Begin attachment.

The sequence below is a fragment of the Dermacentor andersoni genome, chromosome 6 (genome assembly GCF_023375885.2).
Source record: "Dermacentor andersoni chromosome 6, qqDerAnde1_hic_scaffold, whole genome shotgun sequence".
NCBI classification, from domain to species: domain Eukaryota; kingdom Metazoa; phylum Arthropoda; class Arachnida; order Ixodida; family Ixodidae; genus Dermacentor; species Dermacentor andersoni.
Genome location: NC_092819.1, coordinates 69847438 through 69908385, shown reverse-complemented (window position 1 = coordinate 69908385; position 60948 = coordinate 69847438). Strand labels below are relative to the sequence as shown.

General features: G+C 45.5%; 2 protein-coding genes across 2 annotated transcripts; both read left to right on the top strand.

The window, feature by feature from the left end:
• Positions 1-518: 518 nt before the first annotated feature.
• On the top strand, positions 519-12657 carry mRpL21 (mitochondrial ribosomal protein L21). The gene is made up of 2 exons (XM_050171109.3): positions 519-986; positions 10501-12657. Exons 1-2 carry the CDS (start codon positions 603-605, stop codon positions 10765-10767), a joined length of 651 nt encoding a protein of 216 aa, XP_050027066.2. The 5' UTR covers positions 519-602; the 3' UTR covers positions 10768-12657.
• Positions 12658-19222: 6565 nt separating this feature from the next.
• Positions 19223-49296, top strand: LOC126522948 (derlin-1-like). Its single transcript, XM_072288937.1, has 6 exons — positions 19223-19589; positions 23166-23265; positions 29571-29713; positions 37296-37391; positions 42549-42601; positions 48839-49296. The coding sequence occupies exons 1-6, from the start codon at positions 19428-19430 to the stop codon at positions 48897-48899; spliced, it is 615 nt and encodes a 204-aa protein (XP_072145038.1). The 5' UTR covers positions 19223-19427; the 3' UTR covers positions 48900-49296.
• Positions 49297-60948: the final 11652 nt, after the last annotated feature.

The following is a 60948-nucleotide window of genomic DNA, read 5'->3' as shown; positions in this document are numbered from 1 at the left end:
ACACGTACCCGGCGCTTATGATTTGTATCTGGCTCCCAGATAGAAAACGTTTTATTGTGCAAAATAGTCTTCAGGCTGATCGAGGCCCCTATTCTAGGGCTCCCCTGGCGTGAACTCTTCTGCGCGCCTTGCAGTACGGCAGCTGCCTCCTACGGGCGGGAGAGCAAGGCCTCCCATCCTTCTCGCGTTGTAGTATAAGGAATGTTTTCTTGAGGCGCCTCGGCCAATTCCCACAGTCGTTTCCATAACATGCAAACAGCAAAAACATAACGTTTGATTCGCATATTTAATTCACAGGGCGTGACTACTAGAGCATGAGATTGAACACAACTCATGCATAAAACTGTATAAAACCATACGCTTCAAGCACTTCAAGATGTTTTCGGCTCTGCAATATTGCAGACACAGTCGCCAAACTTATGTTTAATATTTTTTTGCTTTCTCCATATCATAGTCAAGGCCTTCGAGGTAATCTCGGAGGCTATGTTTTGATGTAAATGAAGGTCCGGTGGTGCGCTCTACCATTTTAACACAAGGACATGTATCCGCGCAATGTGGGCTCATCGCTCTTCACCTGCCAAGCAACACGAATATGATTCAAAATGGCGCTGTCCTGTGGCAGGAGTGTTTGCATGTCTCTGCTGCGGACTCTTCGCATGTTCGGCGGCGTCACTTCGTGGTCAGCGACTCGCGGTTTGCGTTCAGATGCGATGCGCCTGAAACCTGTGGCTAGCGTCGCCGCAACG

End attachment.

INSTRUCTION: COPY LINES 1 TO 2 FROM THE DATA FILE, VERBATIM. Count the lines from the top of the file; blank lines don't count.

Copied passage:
The sequence below is a fragment of the Dermacentor andersoni genome, chromosome 6 (genome assembly GCF_023375885.2).
Source record: "Dermacentor andersoni chromosome 6, qqDerAnde1_hic_scaffold, whole genome shotgun sequence".